When did this illusion of transference and time travel begin? Certainly before the Knickerbockers, Gothams, and Eagles of New York City relocated their home grounds to Hoboken, New Jersey in the 1840s. It was at this time that newly arrived urbanites first began to imbue rural life with a romanticized nostalgia—a Greek compound that literally means “the ache of not being able, ever, to go home again” [nostos, homecoming + algia, pain].
Idyllic America had not disappeared, for in fact it had never existed. The young men who now streamed into the cities ached for their backwoods Paradise Lost, and regained it, however briefly, through play at the Elysian Fields. In the park within the city, they could go home again.
For two decades before baseball games began to be played there, the Elysian Fields had been New York’s favorite “place of general resort for citizens, as well as strangers, for health and recreation,” wrote its proprietor, John Stevens, in 1824. “So easily accessible, and where in a few minutes the dust, noise, and bad smells of the city may be exchanged for the pure air, delightful shades, and completely rural scenery. . . .”
The urban malaise to which Stevens contrasted his sylvan settings was not mere rhetoric. Thousands of New Yorkers had died in the Yellow Fever epidemic of 1822. Ten summers later, cholera would kill another 3,500, representing one death for every 65 inhabitants at a time when the city’s population was 230,000 (of whom fully a third fled the city that summer). An equivalent mortality in today’s New York of 8 million would be more than 123,000. Because the folk wisdom was that pestilential vapors returned every twelve years, one might well imagine the dread overhanging New York in the mid-1840s.
In these years there were many testaments to baseball’s hygienic properties (“Let us go forth awhile, and get better air in our lungs. Let us leave our close rooms . . . the game of ball is glorious,” Walt Whitman wrote in the Brooklyn Eagle of July 3, 1846). Might the generalized fear of disease, and cholera in particular with its cycle of return—rather than the march of industry upon the former playgrounds of Manhattan—have been the impetus to ballplayers’ flight to the Elysian Fields in the mid–’40s? It is pleasing to think that baseball, as a safe-haven game, would have come to the fore at this perilous time.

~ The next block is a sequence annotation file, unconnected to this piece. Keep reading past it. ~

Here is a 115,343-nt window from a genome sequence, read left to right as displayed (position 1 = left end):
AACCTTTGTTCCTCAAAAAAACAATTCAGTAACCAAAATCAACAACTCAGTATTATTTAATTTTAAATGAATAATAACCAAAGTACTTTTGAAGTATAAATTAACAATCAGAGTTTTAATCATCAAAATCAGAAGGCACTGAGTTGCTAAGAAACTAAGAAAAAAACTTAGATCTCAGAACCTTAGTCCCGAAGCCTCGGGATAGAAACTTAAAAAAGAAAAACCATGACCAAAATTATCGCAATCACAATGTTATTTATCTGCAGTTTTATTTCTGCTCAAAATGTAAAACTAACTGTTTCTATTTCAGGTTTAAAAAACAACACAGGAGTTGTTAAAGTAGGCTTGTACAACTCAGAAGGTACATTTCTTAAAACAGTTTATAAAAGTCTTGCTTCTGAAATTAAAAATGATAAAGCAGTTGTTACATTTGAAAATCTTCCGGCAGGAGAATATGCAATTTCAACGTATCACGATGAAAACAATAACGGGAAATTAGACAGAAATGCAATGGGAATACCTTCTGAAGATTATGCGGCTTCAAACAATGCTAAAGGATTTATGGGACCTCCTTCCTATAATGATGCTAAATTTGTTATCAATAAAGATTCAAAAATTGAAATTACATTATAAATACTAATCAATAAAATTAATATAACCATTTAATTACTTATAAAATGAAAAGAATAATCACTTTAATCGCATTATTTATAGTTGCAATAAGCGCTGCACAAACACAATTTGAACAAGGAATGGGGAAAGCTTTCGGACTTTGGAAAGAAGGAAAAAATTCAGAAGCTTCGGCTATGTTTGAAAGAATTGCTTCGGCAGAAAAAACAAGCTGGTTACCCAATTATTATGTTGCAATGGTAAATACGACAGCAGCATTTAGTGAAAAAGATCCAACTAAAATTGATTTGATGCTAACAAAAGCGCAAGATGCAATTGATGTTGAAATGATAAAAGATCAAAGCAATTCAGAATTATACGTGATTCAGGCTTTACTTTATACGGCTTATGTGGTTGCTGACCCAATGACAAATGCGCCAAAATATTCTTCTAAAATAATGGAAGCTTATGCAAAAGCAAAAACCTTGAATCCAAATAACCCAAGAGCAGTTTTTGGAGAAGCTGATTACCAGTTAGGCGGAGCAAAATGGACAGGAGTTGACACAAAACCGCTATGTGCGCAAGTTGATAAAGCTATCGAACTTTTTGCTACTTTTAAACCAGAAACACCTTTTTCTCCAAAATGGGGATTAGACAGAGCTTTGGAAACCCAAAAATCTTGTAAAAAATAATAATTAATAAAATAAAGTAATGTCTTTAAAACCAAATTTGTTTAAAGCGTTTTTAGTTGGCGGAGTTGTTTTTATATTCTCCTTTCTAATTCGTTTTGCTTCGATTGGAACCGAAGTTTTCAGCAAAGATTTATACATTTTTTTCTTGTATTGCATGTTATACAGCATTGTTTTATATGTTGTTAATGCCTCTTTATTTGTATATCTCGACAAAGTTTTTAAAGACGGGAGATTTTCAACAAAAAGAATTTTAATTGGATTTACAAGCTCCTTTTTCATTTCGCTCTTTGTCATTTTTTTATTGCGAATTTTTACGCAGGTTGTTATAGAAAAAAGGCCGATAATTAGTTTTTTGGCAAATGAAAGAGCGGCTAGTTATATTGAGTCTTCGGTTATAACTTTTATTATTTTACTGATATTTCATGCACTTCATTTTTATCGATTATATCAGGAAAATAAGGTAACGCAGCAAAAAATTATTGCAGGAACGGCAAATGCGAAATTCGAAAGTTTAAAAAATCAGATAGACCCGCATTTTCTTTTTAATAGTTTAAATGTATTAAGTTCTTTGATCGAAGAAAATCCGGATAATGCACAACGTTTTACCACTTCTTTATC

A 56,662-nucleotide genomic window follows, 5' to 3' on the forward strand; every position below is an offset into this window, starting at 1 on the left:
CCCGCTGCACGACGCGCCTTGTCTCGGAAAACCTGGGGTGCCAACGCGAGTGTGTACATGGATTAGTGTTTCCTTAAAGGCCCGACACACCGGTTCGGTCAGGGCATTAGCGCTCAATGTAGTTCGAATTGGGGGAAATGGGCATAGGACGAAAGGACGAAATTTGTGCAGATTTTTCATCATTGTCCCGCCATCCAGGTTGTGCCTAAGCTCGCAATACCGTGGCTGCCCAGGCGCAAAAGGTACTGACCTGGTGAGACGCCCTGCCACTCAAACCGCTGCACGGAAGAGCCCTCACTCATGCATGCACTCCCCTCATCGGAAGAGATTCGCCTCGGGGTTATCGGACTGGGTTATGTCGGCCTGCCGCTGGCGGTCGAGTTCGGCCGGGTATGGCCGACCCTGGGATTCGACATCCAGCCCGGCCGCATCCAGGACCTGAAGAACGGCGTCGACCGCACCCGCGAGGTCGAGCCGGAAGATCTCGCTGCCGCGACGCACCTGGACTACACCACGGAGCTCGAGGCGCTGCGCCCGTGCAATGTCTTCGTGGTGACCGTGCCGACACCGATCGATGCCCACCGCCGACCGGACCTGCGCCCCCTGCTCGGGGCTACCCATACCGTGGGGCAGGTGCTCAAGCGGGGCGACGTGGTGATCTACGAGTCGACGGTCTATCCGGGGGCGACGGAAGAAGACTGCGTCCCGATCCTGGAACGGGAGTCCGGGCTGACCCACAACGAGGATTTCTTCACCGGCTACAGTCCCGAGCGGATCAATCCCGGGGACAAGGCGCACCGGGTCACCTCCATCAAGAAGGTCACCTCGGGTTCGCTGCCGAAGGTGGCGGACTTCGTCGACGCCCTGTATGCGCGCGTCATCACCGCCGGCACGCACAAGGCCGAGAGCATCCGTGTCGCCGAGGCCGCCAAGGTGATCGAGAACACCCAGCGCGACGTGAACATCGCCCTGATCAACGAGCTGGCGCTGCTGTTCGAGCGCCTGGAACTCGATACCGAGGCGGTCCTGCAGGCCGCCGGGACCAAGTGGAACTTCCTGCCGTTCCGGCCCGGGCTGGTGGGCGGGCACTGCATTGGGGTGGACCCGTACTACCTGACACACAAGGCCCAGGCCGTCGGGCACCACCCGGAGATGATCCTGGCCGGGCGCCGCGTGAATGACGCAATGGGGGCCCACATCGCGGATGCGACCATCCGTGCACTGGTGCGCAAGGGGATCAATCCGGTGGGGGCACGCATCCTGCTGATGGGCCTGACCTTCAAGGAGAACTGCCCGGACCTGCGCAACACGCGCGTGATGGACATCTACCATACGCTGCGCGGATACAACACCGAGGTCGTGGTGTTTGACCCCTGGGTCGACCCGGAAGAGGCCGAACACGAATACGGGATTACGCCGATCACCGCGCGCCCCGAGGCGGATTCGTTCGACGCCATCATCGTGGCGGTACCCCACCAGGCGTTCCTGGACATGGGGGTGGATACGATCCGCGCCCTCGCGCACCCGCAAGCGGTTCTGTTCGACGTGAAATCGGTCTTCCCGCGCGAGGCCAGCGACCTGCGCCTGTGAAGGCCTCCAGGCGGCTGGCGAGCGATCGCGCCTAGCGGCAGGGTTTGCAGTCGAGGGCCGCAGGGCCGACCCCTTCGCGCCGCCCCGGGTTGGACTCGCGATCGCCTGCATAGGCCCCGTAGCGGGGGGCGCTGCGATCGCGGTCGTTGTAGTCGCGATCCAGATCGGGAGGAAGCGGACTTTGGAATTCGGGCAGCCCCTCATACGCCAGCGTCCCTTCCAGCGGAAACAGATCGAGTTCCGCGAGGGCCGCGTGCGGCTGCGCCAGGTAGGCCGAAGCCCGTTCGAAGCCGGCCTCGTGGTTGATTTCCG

Late in life, Henry Chadwick—pioneer writer, consummate moralist, and architect of baseball as a national game—wrote in a letter to the editor of the New York Tribune, “I am thankful to say of the great National field games of England and America, the grand old game of cricket and the comparatively new game of baseball, there is not a brutal feature connected with either of them, and yet both develop the highest qualities of true manhood, courage, endurance, pluck, nerve, honorable competition, and”—here I emphasize his last itemized attribute—“the chivalry of sport.” Yet it had been in some measure the very brutality of early baseball, when brave men donned neither glove nor mask and wore their bruises, shiners, and shinplasters as badges of honor, which attracted devotees and left the lemonade drinkers aghast. And, as I have argued in Baseball in the Garden of Eden, gambling was a necessary prime mover in the progress of baseball toward becoming “America’s cricket.”